By Attorney Barry L. Thompson of Thompson and Vollono, LLC update added 11/24/99

Despite the recent robust economy there are still a steady number of homes that are being sold at public auction foreclosure sales. The weekend issues of local papers contain a dozen properties that are about to be sold at high noon on any given Saturday. The properties often go for what appear to be very inexpensive prices. Is such a purchase a wise move for you?

The purchase of foreclosed property at a public auction sale carries many risks with it. The buyer does not have many of the safeguards that are automatically or often involved in a typical arms length transaction. The property is sold in "as is" condition with none of the statutory warrantees that are otherwise mandated by State law. You are required to have a substantial deposit (10% of the court appraisal value of the property) in order to participate in the bidding process and you must purchase the property within thirty days of the Court's approval, if they approve it!

There is no "mortgage contingency" clause to protect you from losing your deposit if your lender chooses not to provide you with a loan to buy the property. You do not receive title via a Warrantee Deed so you only get whatever title the foreclosing party has subject to any prior liens or encumbrances that predate his interest. You take title subject to any outstanding real estate taxes, water and sewer liens or similar unpaid debts that attach to the property.

Participation in an auction sale can be exciting and may even cause you to pay more than you otherwise might have. The auction is conducted by an attorney appointed by the Court know as the Committee of Sale. Bidders register and are usually afforded a couple of hours time before the sale to inspect the property but unless you have a background in construction you may not have the expertise to discover hidden defects. The bidding follows the same pattern as any auction with the bidders increasing their bids until only one bidder is left….and they are the winner.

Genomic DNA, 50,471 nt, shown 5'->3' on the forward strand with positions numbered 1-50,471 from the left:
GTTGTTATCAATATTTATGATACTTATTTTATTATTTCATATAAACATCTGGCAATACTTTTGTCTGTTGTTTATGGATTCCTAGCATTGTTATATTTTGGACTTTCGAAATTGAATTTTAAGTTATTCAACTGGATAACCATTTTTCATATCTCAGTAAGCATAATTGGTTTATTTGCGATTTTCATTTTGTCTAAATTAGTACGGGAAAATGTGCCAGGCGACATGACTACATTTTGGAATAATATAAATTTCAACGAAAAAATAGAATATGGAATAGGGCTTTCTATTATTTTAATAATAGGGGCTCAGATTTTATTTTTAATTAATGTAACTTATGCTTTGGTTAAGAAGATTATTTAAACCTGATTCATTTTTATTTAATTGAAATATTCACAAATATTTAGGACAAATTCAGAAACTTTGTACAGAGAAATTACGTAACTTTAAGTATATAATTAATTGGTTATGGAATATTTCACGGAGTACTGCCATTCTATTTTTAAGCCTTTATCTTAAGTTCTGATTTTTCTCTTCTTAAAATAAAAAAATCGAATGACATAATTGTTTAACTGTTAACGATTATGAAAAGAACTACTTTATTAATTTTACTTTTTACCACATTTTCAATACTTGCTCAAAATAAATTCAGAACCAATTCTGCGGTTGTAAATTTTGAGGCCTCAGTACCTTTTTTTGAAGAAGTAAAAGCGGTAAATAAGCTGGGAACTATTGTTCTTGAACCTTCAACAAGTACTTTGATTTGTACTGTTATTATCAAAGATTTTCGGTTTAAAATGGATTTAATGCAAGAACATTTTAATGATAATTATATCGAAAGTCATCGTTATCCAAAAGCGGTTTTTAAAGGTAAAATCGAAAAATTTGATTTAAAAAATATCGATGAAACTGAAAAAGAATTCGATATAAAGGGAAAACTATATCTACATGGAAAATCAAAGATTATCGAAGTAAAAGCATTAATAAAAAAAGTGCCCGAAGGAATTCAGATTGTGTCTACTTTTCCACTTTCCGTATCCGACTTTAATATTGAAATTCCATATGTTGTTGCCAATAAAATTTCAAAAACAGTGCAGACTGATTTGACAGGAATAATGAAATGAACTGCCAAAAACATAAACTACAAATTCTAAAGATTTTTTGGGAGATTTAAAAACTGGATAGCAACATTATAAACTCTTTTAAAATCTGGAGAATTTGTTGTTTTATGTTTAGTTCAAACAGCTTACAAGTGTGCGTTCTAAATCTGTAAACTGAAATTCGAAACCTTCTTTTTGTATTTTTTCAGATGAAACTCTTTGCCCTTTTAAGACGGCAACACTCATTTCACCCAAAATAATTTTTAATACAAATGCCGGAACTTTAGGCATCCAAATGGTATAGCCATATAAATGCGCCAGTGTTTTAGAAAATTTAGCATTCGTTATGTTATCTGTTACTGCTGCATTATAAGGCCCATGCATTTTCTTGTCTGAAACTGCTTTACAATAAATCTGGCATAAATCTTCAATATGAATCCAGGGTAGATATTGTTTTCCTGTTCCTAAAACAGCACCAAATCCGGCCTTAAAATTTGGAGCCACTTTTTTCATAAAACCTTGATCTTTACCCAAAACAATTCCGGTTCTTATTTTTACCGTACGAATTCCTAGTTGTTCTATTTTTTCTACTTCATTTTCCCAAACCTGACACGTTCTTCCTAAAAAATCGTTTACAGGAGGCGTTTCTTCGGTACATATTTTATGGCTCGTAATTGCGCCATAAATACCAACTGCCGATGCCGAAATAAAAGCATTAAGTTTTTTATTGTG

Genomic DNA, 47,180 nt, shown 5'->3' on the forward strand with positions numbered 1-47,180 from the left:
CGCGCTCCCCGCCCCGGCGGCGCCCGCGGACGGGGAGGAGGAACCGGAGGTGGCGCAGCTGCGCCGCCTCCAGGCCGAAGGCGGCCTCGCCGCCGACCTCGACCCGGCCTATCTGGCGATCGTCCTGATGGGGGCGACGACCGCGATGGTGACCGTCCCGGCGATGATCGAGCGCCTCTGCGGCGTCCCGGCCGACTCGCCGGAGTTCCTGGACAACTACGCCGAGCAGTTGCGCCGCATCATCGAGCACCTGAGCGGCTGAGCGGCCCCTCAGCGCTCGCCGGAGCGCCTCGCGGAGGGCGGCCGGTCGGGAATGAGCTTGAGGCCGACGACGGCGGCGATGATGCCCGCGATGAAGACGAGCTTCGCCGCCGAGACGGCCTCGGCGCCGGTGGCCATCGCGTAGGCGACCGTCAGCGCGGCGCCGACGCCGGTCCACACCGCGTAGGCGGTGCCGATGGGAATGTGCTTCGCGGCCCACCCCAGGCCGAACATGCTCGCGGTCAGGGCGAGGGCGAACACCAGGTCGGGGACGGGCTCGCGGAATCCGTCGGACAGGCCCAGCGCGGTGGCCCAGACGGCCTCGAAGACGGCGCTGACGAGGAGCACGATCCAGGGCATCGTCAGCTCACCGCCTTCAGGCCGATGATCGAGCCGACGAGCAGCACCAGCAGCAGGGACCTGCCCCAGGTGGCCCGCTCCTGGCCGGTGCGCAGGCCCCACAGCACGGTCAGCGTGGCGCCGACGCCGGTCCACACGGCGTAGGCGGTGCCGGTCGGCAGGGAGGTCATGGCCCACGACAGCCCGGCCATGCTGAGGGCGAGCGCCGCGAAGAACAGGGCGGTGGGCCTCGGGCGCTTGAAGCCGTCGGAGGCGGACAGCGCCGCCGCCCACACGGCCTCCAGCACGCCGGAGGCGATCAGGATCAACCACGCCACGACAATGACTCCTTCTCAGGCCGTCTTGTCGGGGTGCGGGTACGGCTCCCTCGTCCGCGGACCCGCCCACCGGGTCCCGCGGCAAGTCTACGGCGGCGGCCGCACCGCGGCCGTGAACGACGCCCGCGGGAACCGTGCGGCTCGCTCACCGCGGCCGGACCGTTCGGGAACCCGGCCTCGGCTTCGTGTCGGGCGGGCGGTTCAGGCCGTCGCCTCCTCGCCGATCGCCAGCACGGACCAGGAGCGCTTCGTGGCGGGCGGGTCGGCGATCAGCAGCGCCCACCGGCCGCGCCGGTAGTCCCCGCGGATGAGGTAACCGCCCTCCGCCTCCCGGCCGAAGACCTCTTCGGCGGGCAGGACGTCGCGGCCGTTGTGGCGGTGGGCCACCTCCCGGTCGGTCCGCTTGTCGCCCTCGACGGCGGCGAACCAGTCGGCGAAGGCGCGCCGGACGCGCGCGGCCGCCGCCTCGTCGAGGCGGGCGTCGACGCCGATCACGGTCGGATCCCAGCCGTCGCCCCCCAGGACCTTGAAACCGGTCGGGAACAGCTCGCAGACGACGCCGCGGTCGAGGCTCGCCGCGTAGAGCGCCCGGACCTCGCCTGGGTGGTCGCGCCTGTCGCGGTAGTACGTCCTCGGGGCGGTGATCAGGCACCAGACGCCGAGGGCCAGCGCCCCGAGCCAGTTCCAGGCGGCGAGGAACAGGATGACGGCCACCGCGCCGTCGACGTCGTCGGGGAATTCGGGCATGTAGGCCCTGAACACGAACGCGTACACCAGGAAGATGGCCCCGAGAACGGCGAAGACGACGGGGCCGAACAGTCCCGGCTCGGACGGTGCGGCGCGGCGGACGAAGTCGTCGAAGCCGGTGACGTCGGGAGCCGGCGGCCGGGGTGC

The upside of a foreclosure sale purchase is usually getting the property for a "good" price. In order for you to determine what a good price is though you need to do your homework and learn as much about the property as you can. Check the land records, the assessor's records, call the Committee, call local real estate agents to inquire as to typical prices for similar properties in the area and drive through the neighborhood. Attend a foreclosure sale just to get a "feel" for it. You can not know too much about the property before you bid on it! Above all make sure that you have the funds to buy the property if you are the successful bidder.

An experienced attorney can be a valuable source of information and assistance if you choose to attempt to purchase a property at a public auction foreclosure sale.



Virtually every residential real estate contract contains a "mortgage contingency" paragraph unless the buyer has all of the cash to pay for the property. Since it is rare for someone these days to be able to pay cash for a home the "mortgage contingency clause" is a factor in most real estate purchase contracts. This clause allows for a buyer to escape the contract (and have the deposit returned) IF he is unable to obtain a mortgage loan on the specified terms by the specified date. The buyer is required to notify the seller by that date whether or not he has obtained the required commitment to extend the loan from the lender. If he fails to so notify the seller that the loan commitment is not to be forthcoming , the contingency is deemed to be satisfied and the buyer is now required to go through with the closing or risk losing his deposit.

This clause should be more accurately described as a "mortgage commitment contingency clause" because the contingency is satisfied when a lender issues a letter or "commitment" to lend the money and not when the loan finally occurs. This can cause many problems for a transaction if the lender agrees to provide a loan but for some reason does not in fact follow through with the actual provision of the loan. The buyer may not be able to purchase despite the possession of a commitment to loan for a variety of reasons: the property fails to appraise for a high enough value, the buyer loses his job, or for some other adverse change in the buyer's financial circumstances. Since the commitment to loan relies on no adverse change in the buyer's financial circumstances, such an unforeseen change may cause the lender to revoke the promise to loan AFTER the mortgage commitment date.